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1999 Nobel Prize For Literature Günter Grass
by Thomas Salumets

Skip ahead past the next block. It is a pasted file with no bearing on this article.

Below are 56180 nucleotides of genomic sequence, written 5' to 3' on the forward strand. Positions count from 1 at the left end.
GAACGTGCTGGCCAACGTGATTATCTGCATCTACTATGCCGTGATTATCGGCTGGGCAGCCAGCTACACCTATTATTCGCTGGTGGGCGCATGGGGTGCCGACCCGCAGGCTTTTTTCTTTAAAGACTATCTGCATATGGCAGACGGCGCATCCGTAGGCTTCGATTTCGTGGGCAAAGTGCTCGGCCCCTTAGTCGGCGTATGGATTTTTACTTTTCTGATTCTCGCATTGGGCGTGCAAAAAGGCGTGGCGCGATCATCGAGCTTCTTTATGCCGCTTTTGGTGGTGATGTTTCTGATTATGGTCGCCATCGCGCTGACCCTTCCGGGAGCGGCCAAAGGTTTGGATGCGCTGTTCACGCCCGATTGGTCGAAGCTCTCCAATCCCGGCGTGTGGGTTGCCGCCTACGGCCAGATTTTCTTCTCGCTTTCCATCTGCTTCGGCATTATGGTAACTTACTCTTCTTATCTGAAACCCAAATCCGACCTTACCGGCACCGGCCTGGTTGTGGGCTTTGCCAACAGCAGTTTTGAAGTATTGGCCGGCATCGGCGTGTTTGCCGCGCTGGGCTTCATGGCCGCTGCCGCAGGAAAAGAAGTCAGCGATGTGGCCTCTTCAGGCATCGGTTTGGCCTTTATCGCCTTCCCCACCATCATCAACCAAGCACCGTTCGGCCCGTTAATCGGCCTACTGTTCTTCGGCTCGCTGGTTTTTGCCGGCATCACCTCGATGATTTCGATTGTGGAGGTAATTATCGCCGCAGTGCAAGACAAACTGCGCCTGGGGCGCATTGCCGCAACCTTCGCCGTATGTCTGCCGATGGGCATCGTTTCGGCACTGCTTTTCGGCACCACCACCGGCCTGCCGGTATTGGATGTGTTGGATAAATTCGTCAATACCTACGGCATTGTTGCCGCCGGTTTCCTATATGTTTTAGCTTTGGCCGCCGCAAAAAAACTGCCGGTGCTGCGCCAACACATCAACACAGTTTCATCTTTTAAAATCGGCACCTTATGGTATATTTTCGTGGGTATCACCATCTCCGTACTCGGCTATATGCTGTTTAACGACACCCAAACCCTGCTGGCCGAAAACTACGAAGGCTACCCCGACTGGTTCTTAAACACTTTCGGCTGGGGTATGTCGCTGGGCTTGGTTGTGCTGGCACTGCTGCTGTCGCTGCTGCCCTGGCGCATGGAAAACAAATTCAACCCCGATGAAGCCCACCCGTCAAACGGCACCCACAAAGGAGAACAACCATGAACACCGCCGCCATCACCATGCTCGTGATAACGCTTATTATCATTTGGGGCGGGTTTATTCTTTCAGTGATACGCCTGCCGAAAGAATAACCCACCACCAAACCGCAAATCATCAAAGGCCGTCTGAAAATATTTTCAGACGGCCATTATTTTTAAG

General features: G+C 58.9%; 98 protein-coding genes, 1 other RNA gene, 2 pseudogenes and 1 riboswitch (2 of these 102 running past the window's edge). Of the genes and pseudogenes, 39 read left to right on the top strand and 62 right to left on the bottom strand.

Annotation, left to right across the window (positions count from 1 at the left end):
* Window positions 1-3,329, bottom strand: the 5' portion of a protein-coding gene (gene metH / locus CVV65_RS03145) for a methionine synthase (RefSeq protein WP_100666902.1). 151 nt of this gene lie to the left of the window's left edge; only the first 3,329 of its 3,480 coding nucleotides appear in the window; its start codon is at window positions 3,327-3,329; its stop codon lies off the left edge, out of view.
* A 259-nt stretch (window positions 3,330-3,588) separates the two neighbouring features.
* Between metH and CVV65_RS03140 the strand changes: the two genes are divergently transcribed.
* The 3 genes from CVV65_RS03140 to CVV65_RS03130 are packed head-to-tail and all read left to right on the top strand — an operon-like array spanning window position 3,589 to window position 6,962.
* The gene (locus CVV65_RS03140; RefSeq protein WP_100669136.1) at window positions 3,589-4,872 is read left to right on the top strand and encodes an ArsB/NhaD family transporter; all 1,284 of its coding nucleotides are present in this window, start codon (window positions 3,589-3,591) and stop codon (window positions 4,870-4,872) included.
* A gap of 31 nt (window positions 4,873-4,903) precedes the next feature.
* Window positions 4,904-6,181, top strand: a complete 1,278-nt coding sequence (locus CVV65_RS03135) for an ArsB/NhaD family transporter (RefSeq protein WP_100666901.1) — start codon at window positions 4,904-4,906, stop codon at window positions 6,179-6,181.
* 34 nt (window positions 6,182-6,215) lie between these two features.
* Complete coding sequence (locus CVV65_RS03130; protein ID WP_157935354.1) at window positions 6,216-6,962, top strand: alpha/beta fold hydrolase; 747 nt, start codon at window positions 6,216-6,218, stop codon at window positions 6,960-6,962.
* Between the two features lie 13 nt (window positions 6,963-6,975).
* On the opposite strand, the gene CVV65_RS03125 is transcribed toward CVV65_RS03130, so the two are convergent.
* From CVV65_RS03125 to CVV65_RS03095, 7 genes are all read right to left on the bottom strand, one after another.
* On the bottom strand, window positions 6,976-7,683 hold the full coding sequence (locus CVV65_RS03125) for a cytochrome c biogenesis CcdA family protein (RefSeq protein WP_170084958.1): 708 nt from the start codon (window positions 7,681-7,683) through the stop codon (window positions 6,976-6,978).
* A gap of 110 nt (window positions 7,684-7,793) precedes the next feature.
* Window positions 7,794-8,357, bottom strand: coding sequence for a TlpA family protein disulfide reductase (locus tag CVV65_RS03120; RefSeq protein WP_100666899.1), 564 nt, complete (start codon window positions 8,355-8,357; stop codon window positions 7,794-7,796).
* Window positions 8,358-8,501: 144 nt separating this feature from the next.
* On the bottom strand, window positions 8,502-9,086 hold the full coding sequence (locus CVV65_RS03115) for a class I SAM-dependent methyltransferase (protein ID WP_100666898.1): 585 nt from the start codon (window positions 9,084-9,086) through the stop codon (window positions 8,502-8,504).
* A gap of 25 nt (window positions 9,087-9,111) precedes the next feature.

On September 30, 1999, Günter Grass was awarded the Nobel Prize for Literature. The Nobel Foundation recognized him as a relentless critic of those who defend ideas at the expense of human beings and their environment. Above all, Grass was singled out for his role as the “great prober of the history of this century”. The award did not come as a surprise. Grass, whose parents were of modest means—his father, Willy Grass (1899-1979), was a lower-middle-class German grocer, and his mother, Helene Knoff (1898-1954), came from a working-class family of Kashubian ancestry—has been an international literary celebrity for decades now. He is among the most recognized winners of the Nobel Prize. As long ago as 1970, Grass appeared on the cover of Time magazine. In 1980, the film version of The Tin Drum (directed by Volker Schlöndorff) was awarded the Oscar for best foreign language film. Since then, he has been the recipient of five honorary doctorates and numerous literary prizes from countries such as Denmark, Italy, France, Spain, and the Czech Republic. Worldwide sales of his works have topped the ten million mark. The Tin Drum, his first and still best known novel, has been translated into more than a dozen languages, including Chinese and Japanese, since its publication in 1959. Apart from six plays, several collections of poems, and critical and political writings, the painter, sculptor, scriptwriter, poet, and political activist has also published another ten novels, all of them translated into English: Cat and Mouse (1961, English 1963), Dog Years (1963, English 1965), Local Anaesthetic (1969, English 1970), From the Diary of a Snail (1973, English 1974), The Flounder (1977, English 1978), The Meeting in Telgte (1979, English 1981), Headbirths, or The Germans are Dying Out (1980, English 1982), The Rat (1986, English 1987), The Call of the Toad (1992, English 1992), and Too Far Afield (1995). But Grass is also a controversial figure. Although he is known as an ardent advocate of reason, moderation, and common decency, the nonconformist writer has, on several occasions, outraged many of his readers, especially in Germany. As John Irving put it famously, Germany’s greatest living writer has a “longstanding reputation of telling Germans what they don’t want to hear.” For example, he called German unification an illusion, spoke out against the systemic marginalization of foreigners in Germany, criticized the “moral bankruptcy of the Christian West”, made obscene fun of Germany’s war heroes, blatantly merged politics with art, and told Germans that they have yet to grow up as a nation. Above all, however, he wrote powerfully raw and stinging narratives about his nation’s past, greed, and indifference. Because of Grass, it will be more difficult to retreat into the present, to forget the past. None of his work is more grounded in Germany’s National Socialist history than his best-selling The Danzig Trilogy: The Tin Drum, Cat and Mouse, and Dog Years. At a time when middle-class Germans were retreating into the increasingly comfortable present of postwar prosperity, Grass “had the nerve, the indispensable tactlessness,” as George Steiner put it, “to evoke the past.” And he did so with the “extraordinary ability to surprise his readers with completely unexpected juxtapositions of objects and ideas” (O’Neill). The picaresque Tin Drum covers some six decades of German history, including the rise of Nazism. This monumental novel introduces several central themes in Grass’ oeuvre. We learn through the midget, Oskar Mazareth—still Grass’ most famous character—about the implication of ordinary middle-class Germans in the Holocaust, their guilt and their innocence; the impossibility of overcoming one’s past; the shortcomings of historical narratives that conceal their fictionality; the ultimate unreliability of any account; the difficulty of distinguishing between sanity and madness, fact and fiction. Narrated in an often spellbinding and unparalleled “linguistic superabundance”, The Tin Drum and its grotesque inventions are set in Grass’ native city of Danzig (today, the Polish city of Gdansk). The novel evokes some of the long history of intercultural and political strife that has plagued this city. For centuries, Pomeranians, Brandenburgers, Teutonic Knights, Poles, Swedes, the French, Prussians, Russians, even Saxons, had made history by deciding every few years that the city of Danzig was worth burning. And now it was Russians, Poles, Germans, and Englishmen all at once who were burning the city’s “Gothic bricks for the hundreth time”. Even today, almost forty years after the novel was published in North America, The Tin Drum, as one reviewer put it, “pursues, dazzles, sinks its claws into the mind”. Cat and Mouse—written in a much more restrained style than The Tin Drum or Dog Years—is primarily concerned with the years between 1939 and 1944. Grass’ focus is again on the ordinary. Despite the war, nothing much appears to change in the lives of Grass’ adolescent characters. While the Second World War rages, violin lessons continue, church services are held, children play at the beach, school is on. Life seems normal—even dull. The novel evokes images of people for whom the war has become part of their everyday routine: Latin language drills and military discipline go hand in hand, as do nature and grenades, warships and play, ballistics and books, military training and literature, fighter pilots and religion, military honours and the need for recognition, school ceremonies and speeches by war heroes. There is, in other words, nothing demonic or extraordinary about the war. There is no single person to blame. Everyone is implicated. No matter how hard one tries to forget, there is no escape from the “dark corners of our everyday political doings”, as Grass explained in a campaign speech in 1965. Stories never really end. This kind of open-ended vision of a past that co-determines our present and future is at the centre of his creative imagination. It informs Cat and Mouse and, in complex ways, all of his subsequent works. The fact that Günter Wilhelm Grass was born in 1927 goes a long way to explaining his stinging questioning of Germans, their nation, and their guilt-ridden history: “Who are we? Where do we come from? What causes us to be Germans? And what the hell is that: Germany?” Haunted by Germany’s National Socialist past, Grass seeks answers to the question: How could this have happened? His birth year was “a dubious stroke of luck”, as he wrote in one leading German newspaper, the Frankfurter Allgemeine Zeitung, because it forbids him “to condemn anyone”. He “was too young to have been a Nazi, but old enough to have been moulded by a system, that, from 1933 to 1945, at first surprised, then horrified the world”. Grass grew up in the then German city of Danzig. At the age of fourteen, he joined the Hitler Youth. In 1944, he left his hometown for active duty as a tank gunner. He did so not only because he had to; the teenaged Grass was convinced that Germany fought “the right war” (Time). A year later, shortly before the end of the war, he was wounded. By 1946, after he had been released from an American prisoner-of-war camp in Bavaria, he felt more like an old man, as he put it in a recently published interview (1998), than the teenager he still was. Disillusionment set in: with himself, with his education, with his beliefs, with his country and culture, with his entire past. Grass began to see the guilt; he started to feel the burden and responsibility which were to shape his writing, the “overwhelming horror at the extent of the crimes one had tolerated and directly or indirectly abetted” (Headbirths, or the Germans are Dying Out). Instead of running away from it, Grass makes this past his business as a writer. But writing after the war, as a German and in German, seemed like an impossible task. It was as if neither the Germans nor their language could be trusted anymore. “In 1945,” Grass writes, “Germany was not only militarily defeated. Not only the cities and industrial plants had been destroyed. Worse damage had been done: National Socialist ideology had robbed the German language of its meaning, had corrupted it and laid waste whole fields of words. In this mutilated language, writers, handicapped by its injuries, began to stammer more than write.” But not only Grass’ own generation had and still has to come to terms with Germany’s National Socialist past. As Harm Peters, one of Grass’ fictional characters, puts it: “We were born after that shit. We’re guilty of entirely different shit. But wherever we go they ask us if there are Nazis in Germany again. As if the whole world wished there were. No! We have other worries. Not that everlasting prehistoric stuff.” It is precisely that “prehistoric stuff” that Grass returns to again and again in his work. It is, as he sees it, his responsibility as an author. A writer is someone “who writes against the passage of time” (From the Diary of a Snail). The past, as he put it in a series of recently published interviews entitled About the Adventure of the Enlightenment (1999), cannot be dealt with in any final sense. Instead, a continous effort is needed, especially in Germany, where the principles of the French Revolution—liberté, egalité, fraternité—have yet to be fully realized. Hand in hand with his critique of what has been also marked by a profound concern for the future and a fundamental distrust of ideologies. “Our present makes the future questionable and in many respects unthinkable, for our present produces—since we have learned above all to produce—poverty, hunger, polluted air, polluted bodies of water, forests destroyed by acid rain or deforestation, arsenals that seem to pile up of their own accord and are capable of destroying mankind many times over” (On Writing and Politics, 1985). For Grass, to be human means to be “damaged” and “fragmentary”. Ideologies are based on the opposite assumption and, as a consequence, they put ideas ahead of the human beings they are meant to serve. But a writer’s place, in Grass’ view, is “in society, and not above or outside society” (1969). In a 1977 poem entitled “At the End”, Grass writes: “Men who, as the saying goes,/think a thing to the end,” have always thought a thing to the end. But there is no Truth in the singular, no first principle. Instead, there are “mass graves”. Ever “since the mighty head of the god Zeus was got with child, the head of man has at all times been pregnant: something has always been growing, maturing; concepts have at all times been taking form” (Headbirths). We continue to overestimate our rational capacities; “we point beyond ourselves” (Essays on Literature, 1980). In the words of Charles Taylor, human beings only imagine that they are divided “within themselves, between themselves, and from the natural world”, whereas in reality they are not. That is also why Grass is deeply suspicious of revolutionary changes. We need to change, he argues, but only a bit beyond a snail’s pace (From the Diary of a Snail). Any faster and we run the risk of not seeing the past that helps us understand the present. Grass belongs to those contemporary writers who not only know that we live in an interdependent world, but who are also prepared to act, to deal with the consequences, to share some of the responsibilities. And he is not afraid to get his hands dirty.